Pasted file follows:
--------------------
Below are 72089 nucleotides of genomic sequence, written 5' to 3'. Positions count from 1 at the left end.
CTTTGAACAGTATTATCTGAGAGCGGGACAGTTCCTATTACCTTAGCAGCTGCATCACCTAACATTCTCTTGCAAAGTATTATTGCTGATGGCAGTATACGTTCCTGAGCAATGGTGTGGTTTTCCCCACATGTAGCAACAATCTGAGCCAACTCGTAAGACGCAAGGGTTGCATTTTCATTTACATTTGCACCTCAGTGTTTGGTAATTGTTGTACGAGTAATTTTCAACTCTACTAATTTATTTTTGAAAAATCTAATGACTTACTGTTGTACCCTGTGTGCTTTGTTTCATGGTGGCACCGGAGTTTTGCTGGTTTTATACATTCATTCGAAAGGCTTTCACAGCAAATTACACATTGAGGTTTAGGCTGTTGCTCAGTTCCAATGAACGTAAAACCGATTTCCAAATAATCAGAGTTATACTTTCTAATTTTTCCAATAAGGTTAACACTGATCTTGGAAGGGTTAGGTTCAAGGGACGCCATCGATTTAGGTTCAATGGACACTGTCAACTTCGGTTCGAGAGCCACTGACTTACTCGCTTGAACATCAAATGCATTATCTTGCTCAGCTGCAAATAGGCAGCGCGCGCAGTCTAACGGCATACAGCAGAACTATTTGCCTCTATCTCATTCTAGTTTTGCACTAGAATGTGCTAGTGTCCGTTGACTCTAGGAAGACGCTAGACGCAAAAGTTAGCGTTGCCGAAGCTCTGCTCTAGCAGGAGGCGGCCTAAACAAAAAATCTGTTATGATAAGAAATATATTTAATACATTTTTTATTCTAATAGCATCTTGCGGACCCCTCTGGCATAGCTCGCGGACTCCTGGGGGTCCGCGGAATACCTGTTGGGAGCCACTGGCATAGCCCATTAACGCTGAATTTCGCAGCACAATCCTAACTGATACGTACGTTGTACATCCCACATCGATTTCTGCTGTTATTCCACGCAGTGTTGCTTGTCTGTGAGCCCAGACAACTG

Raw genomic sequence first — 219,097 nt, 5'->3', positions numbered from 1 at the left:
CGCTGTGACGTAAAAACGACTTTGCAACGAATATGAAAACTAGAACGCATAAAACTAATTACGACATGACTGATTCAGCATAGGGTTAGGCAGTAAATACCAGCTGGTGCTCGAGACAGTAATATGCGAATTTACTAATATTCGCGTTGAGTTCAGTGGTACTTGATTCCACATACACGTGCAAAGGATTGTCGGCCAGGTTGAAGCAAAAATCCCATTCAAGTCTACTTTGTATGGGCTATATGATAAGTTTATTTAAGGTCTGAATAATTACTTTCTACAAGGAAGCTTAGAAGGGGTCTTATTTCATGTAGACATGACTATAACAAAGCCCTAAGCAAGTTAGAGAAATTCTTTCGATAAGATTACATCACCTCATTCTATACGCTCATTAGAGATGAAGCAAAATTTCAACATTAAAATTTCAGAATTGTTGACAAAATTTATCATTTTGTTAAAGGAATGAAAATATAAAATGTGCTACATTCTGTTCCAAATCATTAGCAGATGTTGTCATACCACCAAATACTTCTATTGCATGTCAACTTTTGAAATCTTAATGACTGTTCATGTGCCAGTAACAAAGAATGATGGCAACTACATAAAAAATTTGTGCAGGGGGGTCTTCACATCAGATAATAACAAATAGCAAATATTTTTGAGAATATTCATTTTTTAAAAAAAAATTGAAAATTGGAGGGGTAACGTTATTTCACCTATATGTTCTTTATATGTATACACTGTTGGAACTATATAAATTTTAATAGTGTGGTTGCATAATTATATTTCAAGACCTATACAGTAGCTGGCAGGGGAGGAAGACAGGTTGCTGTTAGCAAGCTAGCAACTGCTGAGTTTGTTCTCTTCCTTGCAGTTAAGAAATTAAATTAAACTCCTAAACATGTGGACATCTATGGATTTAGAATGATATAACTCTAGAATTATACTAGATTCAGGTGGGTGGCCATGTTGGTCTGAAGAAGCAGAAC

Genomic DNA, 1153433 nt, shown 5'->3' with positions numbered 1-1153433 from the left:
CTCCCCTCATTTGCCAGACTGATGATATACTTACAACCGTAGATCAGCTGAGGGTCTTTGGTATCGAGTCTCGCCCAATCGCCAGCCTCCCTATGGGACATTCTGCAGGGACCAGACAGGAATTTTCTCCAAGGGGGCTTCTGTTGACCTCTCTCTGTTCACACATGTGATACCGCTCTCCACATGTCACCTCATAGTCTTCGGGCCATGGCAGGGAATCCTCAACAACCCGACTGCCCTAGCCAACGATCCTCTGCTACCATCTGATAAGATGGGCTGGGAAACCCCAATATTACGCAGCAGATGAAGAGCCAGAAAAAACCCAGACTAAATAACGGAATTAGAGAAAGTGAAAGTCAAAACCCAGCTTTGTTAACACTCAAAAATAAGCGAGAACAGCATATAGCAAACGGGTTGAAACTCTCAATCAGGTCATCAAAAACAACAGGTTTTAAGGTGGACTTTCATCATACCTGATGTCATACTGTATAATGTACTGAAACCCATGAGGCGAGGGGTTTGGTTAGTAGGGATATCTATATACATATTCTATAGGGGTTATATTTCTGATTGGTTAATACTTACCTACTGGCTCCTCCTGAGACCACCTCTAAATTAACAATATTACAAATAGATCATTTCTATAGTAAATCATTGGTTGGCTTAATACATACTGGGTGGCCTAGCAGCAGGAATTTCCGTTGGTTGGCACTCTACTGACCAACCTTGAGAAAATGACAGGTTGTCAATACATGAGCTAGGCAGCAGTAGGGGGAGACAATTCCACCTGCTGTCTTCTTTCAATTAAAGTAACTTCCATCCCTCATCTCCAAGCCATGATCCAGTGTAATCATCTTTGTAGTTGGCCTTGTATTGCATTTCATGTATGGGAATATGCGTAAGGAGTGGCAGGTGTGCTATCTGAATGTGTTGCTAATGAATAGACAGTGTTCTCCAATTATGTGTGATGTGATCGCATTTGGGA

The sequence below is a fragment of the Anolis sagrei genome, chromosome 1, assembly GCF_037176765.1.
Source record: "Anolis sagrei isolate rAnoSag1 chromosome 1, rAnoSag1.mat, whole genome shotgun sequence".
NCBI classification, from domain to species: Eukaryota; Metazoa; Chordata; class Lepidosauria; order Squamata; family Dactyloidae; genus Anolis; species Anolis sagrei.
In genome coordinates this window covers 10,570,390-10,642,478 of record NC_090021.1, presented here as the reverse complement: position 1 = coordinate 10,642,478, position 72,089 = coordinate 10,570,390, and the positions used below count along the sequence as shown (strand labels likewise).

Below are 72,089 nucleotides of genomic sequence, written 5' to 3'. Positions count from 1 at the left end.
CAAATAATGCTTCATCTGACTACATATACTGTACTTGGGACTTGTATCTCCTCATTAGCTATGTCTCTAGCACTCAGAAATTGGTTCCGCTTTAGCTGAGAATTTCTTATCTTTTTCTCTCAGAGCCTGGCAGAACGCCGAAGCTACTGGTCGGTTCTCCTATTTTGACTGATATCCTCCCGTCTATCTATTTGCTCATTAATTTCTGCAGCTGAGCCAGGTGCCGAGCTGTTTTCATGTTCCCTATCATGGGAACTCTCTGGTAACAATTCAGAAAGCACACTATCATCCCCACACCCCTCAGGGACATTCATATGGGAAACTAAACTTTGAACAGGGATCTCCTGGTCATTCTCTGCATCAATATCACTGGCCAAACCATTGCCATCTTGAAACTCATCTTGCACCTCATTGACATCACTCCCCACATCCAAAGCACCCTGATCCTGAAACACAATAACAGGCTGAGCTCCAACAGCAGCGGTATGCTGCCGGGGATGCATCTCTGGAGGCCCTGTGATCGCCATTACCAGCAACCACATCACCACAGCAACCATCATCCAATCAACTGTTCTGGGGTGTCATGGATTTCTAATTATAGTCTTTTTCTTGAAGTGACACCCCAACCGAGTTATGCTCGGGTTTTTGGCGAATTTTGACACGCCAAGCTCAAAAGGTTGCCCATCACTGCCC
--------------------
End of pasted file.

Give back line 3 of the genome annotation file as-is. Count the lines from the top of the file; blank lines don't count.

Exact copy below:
Raw genomic sequence first — 219,097 nt, 5'->3', positions numbered from 1 at the left: